Hospitality: Mission Valley Express Eatery
First in Franchise Series
Anthony’s Seafood Group of La Mesa, Inc. is casting its line into the increasingly popular “express” market. The company known for its Star of the Sea and Anthony’s Fish Grotto restaurants recently announced plans to open a less formal restaurant with extensive take-out options. The first location will open in Mission Valley by mid-October, said marketing manager Andrew Hauser.
It’s the first of a more casual, quick-service brand Anthony’s hopes to develop, Hauser said. A lease for the first location, in the Rio Vista shopping center visible from Friars Road, was signed in July, Hauser said.
“The central location in Mission Valley and the proximity to the stadium make this an ideal location for the newest Anthony’s, said co-owner Rick Ghio. The eatery, named “Anthony’s Fish Grotto Express,” will feature many popular dishes from its namesake restaurant, Hauser said.
The restaurant will seat from 100-120 people, and the average check per customer will likely total $6 to $7, Hauser said. Anthony’s has also applied for a license to sell beer and wine, he said. Hauser did not discuss how much the new enterprise would cost the privately owned company.
The new express stop marks Anthony’s attempt to break into the cheaper, less-formal dining and take-out market that is already enjoyed by several chains. Among them is Oscar’s Restaurants, which features chicken, pizzas and salads. Culver City-based Sizzler International, Inc. recently bought a majority interest in the San Diego company, paying the owners $16 million. Anthony’s new express location faces an Oscar’s, in fact. Anthony’s is focused on the first location, but expects to eventually scout more “Express” locations and develop the brand, Hauser said. The company plans to look for locations in North County, where they haven’t built other Anthony’s restaurants, Hauser said. Anthony’s new brand is coming to an already-primed market, said Steve Zolezzi, executive vice president of the Food & Beverage Association of San Diego County. According to Zolezzi, the express eatery , featuring cooked-to-order food and a streamlined menu , is becoming more popular among restaurateurs and customers. Follows Customer Needs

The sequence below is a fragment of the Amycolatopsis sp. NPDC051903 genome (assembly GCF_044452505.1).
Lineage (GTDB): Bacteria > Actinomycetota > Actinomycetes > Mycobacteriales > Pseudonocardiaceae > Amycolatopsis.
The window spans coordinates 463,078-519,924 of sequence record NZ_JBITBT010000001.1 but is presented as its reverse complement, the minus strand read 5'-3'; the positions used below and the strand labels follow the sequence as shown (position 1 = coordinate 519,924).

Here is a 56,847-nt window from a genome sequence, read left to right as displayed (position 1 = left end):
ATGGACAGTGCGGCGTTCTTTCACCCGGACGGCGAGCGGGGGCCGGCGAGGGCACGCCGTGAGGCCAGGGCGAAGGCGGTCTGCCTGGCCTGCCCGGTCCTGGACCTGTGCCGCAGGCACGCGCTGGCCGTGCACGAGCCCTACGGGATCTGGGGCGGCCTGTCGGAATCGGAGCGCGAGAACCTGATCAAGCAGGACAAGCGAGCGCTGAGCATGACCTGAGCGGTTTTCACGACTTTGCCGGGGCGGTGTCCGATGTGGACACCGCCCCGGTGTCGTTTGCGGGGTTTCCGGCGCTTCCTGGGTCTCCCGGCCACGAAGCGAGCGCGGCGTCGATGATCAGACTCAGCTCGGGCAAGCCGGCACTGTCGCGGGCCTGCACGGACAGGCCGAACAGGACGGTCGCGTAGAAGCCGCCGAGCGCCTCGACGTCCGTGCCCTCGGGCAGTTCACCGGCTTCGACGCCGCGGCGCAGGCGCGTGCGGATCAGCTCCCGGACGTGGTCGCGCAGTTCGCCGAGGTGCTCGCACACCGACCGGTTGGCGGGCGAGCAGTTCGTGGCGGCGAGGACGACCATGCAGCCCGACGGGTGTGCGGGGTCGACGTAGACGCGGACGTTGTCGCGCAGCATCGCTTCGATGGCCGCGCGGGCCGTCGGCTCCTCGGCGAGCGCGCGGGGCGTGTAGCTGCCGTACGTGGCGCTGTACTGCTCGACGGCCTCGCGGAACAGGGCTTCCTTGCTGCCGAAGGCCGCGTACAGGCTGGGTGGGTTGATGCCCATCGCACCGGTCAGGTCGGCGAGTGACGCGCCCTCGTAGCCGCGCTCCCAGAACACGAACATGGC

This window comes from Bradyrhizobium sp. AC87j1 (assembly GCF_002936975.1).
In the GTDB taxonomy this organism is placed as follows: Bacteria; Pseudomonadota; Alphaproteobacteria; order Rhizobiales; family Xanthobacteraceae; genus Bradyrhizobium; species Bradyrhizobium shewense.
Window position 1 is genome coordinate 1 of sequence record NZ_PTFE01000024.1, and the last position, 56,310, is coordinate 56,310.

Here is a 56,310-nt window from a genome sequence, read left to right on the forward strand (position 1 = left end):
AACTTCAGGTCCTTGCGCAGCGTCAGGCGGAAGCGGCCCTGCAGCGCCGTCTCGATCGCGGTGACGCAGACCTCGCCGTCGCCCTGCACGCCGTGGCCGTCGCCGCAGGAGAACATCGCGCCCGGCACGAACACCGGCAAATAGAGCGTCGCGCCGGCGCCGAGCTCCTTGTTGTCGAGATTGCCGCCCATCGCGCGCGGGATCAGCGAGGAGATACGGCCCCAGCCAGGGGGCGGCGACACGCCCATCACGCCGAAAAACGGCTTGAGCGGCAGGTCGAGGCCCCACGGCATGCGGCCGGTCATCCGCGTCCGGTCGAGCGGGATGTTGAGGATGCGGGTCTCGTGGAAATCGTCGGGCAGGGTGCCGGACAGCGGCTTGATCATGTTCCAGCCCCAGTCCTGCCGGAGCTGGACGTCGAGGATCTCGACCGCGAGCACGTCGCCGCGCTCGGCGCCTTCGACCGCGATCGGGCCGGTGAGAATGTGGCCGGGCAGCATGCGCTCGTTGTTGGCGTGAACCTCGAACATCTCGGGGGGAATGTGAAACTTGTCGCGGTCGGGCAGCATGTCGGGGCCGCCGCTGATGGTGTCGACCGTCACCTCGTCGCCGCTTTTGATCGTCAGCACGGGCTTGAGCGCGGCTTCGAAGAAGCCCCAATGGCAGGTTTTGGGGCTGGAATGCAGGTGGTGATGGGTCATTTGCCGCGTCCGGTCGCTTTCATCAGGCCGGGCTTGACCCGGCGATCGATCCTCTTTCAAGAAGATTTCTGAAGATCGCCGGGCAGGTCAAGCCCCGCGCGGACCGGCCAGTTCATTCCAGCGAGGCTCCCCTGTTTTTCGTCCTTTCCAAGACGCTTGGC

“I think you’re going to see more operations with that kind of option,” he said. It follows customer needs, he said. As society continues to work longer hours, people are losing time to prepare dinner, Zolezzi noted.
A quick, less-expensive eatery is a way for customers to eat healthier than a fast-food alternative, and yet not spend money on a more expensive restaurant, he said.
Many operators are looking at what’s happened with Oscar’s, and hoping to establish similar set-ups, Zolezzi said.
Oscar’s is the most notable example, with their recent deal with Sizzler, but other companies have already followed that route, he said.
Among them: Kearny Mesa dim sum and Chinese restaurant Jasmine, which has a side take-out operation, and Sammy’s Woodfired Pizza, which branched out into smaller caf & #233;s last year. Another similar restaurant is Rubio’s Baja Grill, which serves lobster burritos and more upscale “quick-service” items, Zolezzi noted. For restaurateurs, the express-style operations cost far less in overhead, such as stocking supplies for a full, often long, menu and the number of employees required to run it, Zolezzi said. The savings tend to spill over to the customers, he said. Even if restaurants aren’t building express versions of themselves, they often have created specific take-out menus or have their regular menu items available for pick-up, Zolezzi said.
“You’re already seeing a lot of restaurants that are offering those options in addition to table service to entice customers,” he said.